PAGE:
|The first excerpt represents the past or something you must release, and is drawn from Sylvie and Bruno by Lewis Carroll:
was that the Express had passed, and that, whether for life or death,
all was over. When the cloud of dust had cleared away, and the line
was once more visible, we saw with thankful hearts that the child and
his deliverer were safe.
"All right!" Eric called to us cheerfully, as he recrossed the line.
"He's more frightened than hurt!"
[Image...Crossing the line]
He lifted the little fellow up into Lady Muriel's arms, and mounted
the platform as gaily as if nothing had happened: but he was as
pale as death, and leaned heavily on the arm I hastily offered him,
fearing he was about to faint. "I'll just--sit down a moment--" he
Sylvie and Bruno
|The second excerpt represents the present or the deciding factor of the moment, and is drawn from Nana, Miller's Daughter, Captain Burle, Death of Olivier Becaille by Emile Zola:
shout ran up the stair and down it till it was lost along the
passages. "All on the stage for the second act! All on the stage
for the second act!" The sound drew near, and a little pale-faced
man passed by the greenroom doors, outside each of which he yelled
at the top of his shrill voice, "On the stage for the second act!"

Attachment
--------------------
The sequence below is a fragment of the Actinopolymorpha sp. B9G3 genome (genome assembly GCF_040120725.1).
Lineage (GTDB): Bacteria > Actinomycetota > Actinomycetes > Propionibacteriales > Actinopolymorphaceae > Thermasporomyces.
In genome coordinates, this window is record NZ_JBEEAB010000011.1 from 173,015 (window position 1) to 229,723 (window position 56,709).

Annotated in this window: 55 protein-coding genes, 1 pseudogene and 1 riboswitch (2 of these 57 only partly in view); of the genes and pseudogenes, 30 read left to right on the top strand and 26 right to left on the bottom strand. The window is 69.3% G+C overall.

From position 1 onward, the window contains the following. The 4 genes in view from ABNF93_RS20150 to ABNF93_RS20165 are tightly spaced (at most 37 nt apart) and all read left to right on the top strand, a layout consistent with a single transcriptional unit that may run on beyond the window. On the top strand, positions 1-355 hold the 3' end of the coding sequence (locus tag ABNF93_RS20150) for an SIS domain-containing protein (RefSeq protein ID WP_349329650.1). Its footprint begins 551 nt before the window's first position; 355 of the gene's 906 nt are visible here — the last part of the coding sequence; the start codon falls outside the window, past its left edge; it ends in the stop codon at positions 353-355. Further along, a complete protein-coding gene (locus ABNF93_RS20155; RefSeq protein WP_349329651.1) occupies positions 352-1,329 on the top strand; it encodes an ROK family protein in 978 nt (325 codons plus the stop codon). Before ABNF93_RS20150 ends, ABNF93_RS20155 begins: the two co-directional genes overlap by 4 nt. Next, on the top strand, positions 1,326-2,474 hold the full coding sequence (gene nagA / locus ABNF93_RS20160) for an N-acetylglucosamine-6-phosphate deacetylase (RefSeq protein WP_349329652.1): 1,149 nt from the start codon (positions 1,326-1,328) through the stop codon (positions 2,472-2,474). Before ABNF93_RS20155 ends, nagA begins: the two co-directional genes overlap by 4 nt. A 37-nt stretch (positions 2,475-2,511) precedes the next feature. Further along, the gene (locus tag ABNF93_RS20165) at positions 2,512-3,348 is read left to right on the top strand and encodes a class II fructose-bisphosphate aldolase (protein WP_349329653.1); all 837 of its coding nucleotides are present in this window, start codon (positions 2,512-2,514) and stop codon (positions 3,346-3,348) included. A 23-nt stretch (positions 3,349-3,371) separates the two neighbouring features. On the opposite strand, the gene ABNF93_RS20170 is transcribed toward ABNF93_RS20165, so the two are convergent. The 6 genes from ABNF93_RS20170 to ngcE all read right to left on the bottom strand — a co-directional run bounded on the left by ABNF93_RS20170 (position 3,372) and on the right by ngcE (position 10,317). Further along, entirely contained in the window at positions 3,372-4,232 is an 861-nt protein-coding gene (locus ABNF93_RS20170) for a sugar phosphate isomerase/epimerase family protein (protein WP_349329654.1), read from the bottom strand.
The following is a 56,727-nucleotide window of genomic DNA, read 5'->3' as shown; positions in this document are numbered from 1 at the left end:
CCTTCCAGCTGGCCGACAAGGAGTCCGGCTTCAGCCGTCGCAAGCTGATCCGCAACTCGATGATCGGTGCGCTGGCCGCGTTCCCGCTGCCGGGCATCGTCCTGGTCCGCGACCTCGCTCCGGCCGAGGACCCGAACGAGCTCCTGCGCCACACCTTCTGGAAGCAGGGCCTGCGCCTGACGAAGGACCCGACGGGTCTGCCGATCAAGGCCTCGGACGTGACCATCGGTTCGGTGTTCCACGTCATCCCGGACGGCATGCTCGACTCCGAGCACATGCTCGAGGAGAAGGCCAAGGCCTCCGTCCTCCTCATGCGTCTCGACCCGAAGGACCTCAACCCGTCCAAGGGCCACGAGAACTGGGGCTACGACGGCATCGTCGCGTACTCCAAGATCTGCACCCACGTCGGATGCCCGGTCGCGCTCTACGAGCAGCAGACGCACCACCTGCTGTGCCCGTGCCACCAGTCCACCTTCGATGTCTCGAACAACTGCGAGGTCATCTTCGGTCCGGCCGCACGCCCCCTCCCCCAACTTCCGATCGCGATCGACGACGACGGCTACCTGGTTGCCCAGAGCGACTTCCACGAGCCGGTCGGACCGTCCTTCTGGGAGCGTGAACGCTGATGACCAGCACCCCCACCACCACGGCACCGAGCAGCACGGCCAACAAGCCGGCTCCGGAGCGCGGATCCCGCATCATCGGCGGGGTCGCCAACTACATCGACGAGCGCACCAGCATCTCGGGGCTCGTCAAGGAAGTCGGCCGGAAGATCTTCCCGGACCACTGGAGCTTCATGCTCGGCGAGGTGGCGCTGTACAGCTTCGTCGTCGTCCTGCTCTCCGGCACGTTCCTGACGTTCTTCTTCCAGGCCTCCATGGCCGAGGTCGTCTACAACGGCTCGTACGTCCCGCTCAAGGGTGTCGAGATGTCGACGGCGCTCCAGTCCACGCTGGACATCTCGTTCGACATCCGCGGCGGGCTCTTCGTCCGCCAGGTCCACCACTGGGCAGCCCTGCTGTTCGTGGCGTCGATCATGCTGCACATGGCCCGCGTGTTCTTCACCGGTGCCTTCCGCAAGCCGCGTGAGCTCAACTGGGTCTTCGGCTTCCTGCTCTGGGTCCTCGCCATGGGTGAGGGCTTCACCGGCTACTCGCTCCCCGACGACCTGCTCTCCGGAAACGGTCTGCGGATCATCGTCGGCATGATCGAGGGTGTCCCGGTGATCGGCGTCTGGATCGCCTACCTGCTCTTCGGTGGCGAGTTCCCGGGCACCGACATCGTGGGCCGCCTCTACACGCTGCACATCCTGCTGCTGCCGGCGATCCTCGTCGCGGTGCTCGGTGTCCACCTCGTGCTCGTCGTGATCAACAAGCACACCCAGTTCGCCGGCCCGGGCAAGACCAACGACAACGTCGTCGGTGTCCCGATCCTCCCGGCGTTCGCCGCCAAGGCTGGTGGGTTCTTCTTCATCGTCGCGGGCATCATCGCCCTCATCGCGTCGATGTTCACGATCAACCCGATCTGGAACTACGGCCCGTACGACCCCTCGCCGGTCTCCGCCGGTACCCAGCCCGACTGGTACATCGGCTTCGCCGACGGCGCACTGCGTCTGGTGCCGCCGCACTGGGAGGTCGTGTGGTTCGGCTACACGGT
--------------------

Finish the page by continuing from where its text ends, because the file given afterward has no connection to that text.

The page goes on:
"The deuce, it's champagne!" said Prulliere without appearing to
hear the din. "You're prospering!"
"If I were you I should have it in from the cafe," old Bosc slowly
announced. He was sitting on a bench covered with green velvet,
with his head against the wall.
But Simonne said that it was one's duty to consider Mme Bron's small
|The third excerpt represents the future or something you must embrace, and is drawn from Unconscious Comedians by Honore de Balzac:
the peoples, who clamor on behalf of proletaries, who write works
against the Jesuits, who busy themselves about the amelioration of no
matter what,--the communists, the humanitarians, the philanthropists,
you understand,--all these people are our advanced guard. While we are
storing gunpowder, they are making the tinder which the spark of a
single circumstance will ignite."
"But what do you expect will make the happiness of France?" cried
"Equality of citizens and cheapness of provisions. We mean that there
will be no persons lacking anything, no millionaires, no suckers of
blood and victims."